Kingpin of series TV shifts the scene to Chicago

  • By Frazier Moore Associated Press
  • Tuesday, January 14, 2014 4:08pm
  • LifeGo-See-Do

Hours before last week’s premiere of his new series, “Chicago P.D.,” Dick Wolf acknowledged he was nervous.

Actually, “terrified” was the word he used.

This from a TV impresario whose credits include the hydra-headed “Law &Order” franchise and whose shows have been a prime-time mainstay every season for a quarter-century, a feat likely unmatched by any other producer.

Wolf’s “Law &Order: Special Victims Unit” is in its 15th season, airing Wednesdays at 9 p.m. on NBC.

“Cold Justice,” a reality series where a former prosecutor and a former crime-scene investigator bring fresh eyes to moribund cases airs on TNT for its second season on Fridays at 8 p.m.

“Chicago Fire,” an action drama about big-city firefighters, is midway through its second robust season on NBC, airing Tuesdays at 10 p.m.

And now on NBC at 10 p.m. on Wednesdays is “Chicago P.D.,” a “Fire” spinoff that could spark a new franchise for Wolf: a “Chicago”-branded portfolio.

Why not? The morning after it premiered, Wolf would learn that a solid 8.6 million viewers had tuned in.

Centered on the Chicago Police Department’s scrappy Intelligence Unit, the series pits Detective Sgt. Hank Voight and his team against the worst killers, drug traffickers and mobsters the Windy City can deliver.

A righteous cop who plays dirty when he needs to, Voight is in good hands with series star Jason Beghe in a portrayal that began on last season’s “Chicago Fire.”

Invoking Detective Sipowicz from “NYPD Blue,” Wolf hailed Beghe as “the most interesting cop since Dennis Franz.”

At 67, Wolf is a veteran producer whose resume reaches back to “Miami Vice” in the mid-1980s, and who, through much of the past two decades, kept the lights on at NBC when it had little else anybody would watch.

Wolf described “Chicago P.D.” as “a big, old-time television top-drawer series production. Is it retro? Not to me. I just think it’s a really good cop show.”

Wolf is also marking the publication of his latest novel.

“The Execution” brings back NYPD Detective Jeremy Fisk, whom Wolf introduced in his first novel, “The Intercept.” Now Fisk’s Joint Terrorism Task Force is back on high alert as an elusive assassin heads to Manhattan for United Nations Week, when the world’s most powerful leaders will be gathered — and vulnerable.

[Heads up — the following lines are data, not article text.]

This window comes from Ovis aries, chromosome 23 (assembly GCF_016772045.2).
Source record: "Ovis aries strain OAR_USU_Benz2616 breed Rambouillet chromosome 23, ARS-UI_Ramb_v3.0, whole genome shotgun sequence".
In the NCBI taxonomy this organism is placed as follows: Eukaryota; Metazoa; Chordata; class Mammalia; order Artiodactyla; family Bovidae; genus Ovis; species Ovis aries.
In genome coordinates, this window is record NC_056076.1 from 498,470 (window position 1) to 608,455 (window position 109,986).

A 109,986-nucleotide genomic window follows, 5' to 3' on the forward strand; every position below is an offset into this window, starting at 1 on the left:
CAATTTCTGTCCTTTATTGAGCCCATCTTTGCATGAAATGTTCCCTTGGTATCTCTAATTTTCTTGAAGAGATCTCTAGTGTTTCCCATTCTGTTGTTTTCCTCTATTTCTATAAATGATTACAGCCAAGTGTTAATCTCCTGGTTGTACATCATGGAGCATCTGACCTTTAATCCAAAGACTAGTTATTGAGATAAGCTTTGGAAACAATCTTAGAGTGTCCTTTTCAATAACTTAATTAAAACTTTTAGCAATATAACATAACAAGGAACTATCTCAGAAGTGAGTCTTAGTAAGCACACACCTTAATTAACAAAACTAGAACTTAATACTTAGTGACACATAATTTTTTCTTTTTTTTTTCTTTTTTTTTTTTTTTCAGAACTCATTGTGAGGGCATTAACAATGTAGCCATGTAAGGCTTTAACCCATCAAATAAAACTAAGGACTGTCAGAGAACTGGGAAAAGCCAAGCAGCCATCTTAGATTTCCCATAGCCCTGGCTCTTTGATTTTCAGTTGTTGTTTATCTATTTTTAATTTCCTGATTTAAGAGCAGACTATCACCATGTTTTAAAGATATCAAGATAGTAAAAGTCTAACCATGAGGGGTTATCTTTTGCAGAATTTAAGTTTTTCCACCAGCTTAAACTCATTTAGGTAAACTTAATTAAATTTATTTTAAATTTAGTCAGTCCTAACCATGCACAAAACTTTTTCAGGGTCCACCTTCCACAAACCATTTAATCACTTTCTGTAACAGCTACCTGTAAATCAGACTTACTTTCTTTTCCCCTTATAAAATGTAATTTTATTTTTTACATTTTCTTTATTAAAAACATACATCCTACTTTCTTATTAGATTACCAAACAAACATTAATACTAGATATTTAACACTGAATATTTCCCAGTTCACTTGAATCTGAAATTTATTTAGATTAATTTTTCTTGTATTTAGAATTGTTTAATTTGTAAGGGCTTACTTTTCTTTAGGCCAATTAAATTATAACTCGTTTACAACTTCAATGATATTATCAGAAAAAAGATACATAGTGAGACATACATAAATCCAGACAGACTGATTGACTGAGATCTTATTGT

But how did Wolf, with his TV empire to tend, find time to be an author?

“I’ve got small kids,” he replied with a laugh. “I have a very pleasant existence in Montecito (Calif.).

“I’m on a school schedule now, home in the morning 90 percent of the time. So writing became a routine.”

What he called “my quiet hope” is that these thrillers and their hero might inspire an annual Jeremy Fisk miniseries.

More in Life

Using a rod to assist in running wiring through an attic space, Don Thomas, of R&D Handyman Service, works on installing a ceiling fan at a home in SE Everett on Monday, July 24, 2017 in Everett, Wa. (Andy Bronson / The Herald)
                                Don Thomas of R&D Handyman Service installs a ceiling fan at a home in southeast Everett. (Andy Bronson / The Herald)
When fall chores loom, just hand them to the handyman

Here are three local businesses that can help you prepare your home for the rainy season.

And this year’s winners of Everett’s Monte Cristo Awards are…

The awards recognize local homeowners and businesses that take special care of their properties.

‘Happy Death Day’ applies ‘Groundhog Day’ premise on horror genre

Smart writing and Jessica Rothe’s performance make this worth seeing.

Adventurer 1st to finish Race to Alaska on stand-up paddleboard

Karl Kruger will speak about his trip at the Everett Mountaineers Banquet on Nov. 4 in Lynnwood.

Therapy helped ease debilitating pain after injury

Columnist Jennifer Bardsley shares her experiences with complex regional pain syndrome.

How to prune a hydrangea: An exception to the pruning rule

It helps to think of a growing blackberry vine when you’re about to cut back this blooming shrub.

Visiting Germany’s Lutherland, birthplace of Reformation

The sights include the church where the first Protestant service took place in 1521.

Can you top ‘Hamilton’? Author Ron Chernow is about to find out

The notable writer’s latest book, published Oct. 10, is a lengthy biography on Ulysses S. Grant.

Most Read